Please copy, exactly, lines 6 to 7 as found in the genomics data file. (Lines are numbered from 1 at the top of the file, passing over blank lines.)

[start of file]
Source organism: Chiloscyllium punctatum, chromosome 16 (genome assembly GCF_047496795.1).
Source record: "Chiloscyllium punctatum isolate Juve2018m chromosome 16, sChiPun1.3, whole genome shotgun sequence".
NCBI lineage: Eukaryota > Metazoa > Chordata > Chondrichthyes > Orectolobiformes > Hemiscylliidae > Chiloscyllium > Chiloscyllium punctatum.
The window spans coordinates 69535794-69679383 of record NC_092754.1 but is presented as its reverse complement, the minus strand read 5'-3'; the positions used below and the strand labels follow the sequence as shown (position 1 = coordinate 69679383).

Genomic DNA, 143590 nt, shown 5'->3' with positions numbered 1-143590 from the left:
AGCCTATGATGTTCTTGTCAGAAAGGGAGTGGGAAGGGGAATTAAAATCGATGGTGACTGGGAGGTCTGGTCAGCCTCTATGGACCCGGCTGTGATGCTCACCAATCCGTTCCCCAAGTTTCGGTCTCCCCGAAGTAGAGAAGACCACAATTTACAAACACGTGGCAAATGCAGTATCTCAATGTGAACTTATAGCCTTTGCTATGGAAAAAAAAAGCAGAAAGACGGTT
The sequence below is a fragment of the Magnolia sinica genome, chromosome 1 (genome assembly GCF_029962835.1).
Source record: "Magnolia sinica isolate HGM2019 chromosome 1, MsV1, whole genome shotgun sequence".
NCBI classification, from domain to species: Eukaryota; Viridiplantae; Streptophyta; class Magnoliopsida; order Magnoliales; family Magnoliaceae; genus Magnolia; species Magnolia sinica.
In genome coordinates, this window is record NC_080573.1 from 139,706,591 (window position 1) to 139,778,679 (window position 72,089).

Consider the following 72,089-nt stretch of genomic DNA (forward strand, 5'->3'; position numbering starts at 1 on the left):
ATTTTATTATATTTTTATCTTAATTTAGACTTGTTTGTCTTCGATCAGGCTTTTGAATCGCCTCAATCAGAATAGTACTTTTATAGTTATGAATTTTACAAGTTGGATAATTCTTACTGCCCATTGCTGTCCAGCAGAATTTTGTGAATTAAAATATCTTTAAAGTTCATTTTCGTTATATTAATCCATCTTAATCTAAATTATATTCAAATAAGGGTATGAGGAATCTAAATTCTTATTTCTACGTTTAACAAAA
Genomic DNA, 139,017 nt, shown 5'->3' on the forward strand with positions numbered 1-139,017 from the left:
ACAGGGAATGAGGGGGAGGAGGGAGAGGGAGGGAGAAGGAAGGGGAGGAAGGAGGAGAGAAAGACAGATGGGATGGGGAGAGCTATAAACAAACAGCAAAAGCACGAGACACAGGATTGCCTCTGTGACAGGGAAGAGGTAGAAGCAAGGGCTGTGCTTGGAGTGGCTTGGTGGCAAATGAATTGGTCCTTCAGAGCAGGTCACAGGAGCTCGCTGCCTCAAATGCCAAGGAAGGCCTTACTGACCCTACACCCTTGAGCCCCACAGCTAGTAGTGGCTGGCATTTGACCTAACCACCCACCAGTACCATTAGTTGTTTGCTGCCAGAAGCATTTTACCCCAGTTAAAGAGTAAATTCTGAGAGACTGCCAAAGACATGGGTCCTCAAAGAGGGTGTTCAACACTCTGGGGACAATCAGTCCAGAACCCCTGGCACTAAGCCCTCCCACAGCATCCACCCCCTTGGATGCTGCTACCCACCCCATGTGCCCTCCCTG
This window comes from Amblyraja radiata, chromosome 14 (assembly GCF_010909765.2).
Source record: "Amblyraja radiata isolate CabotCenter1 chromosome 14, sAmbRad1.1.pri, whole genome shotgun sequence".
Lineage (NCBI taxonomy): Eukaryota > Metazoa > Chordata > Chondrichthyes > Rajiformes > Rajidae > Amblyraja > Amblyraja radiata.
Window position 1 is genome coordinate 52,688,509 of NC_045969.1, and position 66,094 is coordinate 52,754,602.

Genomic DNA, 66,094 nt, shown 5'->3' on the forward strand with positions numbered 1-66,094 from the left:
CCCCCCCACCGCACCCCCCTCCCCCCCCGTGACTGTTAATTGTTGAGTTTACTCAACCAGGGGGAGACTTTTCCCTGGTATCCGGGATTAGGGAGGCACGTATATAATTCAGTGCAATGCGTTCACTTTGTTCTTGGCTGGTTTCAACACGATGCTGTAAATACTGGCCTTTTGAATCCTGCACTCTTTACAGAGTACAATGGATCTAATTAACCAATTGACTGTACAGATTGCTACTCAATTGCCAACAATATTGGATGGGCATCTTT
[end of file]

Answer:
AGCCTATGATGTTCTTGTCAGAAAGGGAGTGGGAAGGGGAATTAAAATCGATGGTGACTGGGAGGTCTGGTCAGCCTCTATGGACCCGGCTGTGATGCTCACCAATCCGTTCCCCAAGTTTCGGTCTCCCCGAAGTAGAGAAGACCACAATTTACAAACACGTGGCAAATGCAGTATCTCAATGTGAACTTATAGCCTTTGCTATGGAAAAAAAAAGCAGAAAGACGGTT
The sequence below is a fragment of the Magnolia sinica genome, chromosome 1 (genome assembly GCF_029962835.1).